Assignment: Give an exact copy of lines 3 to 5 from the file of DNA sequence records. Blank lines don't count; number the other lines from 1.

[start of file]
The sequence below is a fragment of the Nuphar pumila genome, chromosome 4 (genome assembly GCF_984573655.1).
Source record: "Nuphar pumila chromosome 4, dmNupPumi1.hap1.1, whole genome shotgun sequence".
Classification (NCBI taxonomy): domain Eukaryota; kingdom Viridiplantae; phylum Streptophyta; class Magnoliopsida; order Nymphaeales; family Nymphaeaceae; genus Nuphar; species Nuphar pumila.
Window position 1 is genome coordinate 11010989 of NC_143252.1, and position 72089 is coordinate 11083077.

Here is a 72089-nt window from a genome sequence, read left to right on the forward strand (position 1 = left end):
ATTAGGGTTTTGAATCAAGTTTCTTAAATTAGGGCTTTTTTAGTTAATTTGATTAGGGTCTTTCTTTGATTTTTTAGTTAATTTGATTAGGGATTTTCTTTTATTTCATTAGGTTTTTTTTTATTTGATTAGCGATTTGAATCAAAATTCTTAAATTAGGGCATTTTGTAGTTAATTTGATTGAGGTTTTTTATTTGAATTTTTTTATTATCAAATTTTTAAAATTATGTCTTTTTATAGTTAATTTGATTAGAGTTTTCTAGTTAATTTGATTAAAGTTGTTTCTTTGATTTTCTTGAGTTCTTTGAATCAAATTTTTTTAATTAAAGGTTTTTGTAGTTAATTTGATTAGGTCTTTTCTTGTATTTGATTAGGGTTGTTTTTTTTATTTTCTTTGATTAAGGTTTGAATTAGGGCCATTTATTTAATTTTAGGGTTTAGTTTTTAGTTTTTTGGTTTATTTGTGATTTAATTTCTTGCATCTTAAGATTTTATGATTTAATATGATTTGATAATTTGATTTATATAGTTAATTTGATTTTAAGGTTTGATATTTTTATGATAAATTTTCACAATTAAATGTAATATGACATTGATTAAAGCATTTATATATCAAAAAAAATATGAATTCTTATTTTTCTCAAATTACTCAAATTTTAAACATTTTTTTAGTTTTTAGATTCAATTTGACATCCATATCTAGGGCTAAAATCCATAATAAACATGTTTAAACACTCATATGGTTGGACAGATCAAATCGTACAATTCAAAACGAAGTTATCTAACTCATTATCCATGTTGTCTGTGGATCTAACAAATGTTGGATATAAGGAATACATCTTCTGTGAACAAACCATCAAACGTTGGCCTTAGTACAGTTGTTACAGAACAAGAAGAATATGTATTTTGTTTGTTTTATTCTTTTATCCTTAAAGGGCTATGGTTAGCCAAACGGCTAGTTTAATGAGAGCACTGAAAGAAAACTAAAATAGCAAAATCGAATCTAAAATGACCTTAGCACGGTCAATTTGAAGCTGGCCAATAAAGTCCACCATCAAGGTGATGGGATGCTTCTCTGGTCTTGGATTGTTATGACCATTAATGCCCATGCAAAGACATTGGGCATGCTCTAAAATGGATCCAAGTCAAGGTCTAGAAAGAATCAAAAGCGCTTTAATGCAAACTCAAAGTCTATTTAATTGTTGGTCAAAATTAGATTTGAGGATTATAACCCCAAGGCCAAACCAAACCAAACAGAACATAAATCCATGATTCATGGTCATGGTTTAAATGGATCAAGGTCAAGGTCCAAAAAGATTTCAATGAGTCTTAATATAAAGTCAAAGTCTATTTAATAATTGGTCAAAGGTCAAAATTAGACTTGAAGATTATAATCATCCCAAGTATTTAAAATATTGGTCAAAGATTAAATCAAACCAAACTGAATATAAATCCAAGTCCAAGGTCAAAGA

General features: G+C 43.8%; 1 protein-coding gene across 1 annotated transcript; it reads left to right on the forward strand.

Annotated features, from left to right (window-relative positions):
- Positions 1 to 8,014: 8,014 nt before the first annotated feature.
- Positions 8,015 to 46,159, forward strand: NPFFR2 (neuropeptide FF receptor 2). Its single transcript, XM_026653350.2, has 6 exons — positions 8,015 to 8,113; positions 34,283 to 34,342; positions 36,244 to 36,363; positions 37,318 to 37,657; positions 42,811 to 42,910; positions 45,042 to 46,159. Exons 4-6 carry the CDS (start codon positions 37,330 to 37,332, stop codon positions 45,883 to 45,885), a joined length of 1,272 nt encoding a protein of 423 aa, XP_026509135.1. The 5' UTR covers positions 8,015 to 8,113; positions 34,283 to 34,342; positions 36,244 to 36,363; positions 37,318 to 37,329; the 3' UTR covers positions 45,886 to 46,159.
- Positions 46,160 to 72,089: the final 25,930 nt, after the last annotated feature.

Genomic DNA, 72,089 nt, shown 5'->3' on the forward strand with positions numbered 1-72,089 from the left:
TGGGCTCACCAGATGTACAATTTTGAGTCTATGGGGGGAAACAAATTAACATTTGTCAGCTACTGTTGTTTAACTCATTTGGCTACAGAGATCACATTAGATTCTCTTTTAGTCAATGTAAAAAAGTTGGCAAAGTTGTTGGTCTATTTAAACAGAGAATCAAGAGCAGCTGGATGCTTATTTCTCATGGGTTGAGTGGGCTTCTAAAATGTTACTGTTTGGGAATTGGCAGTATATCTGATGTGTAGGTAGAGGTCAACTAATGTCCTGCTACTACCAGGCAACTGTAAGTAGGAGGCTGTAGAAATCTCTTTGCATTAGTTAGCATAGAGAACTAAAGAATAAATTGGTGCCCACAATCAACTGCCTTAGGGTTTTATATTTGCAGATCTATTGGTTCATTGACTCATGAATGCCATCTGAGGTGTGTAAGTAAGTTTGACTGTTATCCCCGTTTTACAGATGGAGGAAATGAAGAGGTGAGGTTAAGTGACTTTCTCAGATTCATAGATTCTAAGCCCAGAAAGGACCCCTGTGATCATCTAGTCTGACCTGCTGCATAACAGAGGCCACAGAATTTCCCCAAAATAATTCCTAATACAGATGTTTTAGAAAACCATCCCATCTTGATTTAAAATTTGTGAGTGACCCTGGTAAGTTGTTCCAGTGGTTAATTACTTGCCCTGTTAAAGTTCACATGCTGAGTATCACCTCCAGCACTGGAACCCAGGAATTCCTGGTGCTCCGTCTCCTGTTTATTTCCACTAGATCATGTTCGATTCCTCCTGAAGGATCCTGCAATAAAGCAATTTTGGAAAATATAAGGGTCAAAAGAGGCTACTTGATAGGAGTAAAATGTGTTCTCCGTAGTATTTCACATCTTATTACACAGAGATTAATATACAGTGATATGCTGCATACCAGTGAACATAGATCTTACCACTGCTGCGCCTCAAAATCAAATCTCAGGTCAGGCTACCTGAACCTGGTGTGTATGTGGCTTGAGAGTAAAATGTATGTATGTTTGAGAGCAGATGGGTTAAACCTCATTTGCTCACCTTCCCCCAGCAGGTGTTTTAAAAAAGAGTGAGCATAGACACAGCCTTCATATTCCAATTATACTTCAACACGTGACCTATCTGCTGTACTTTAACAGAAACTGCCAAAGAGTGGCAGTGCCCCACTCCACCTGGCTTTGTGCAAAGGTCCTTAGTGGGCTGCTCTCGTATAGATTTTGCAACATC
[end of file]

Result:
Classification (NCBI taxonomy): domain Eukaryota; kingdom Viridiplantae; phylum Streptophyta; class Magnoliopsida; order Nymphaeales; family Nymphaeaceae; genus Nuphar; species Nuphar pumila.
Window position 1 is genome coordinate 11010989 of NC_143252.1, and position 72089 is coordinate 11083077.

Here is a 72089-nt window from a genome sequence, read left to right on the forward strand (position 1 = left end):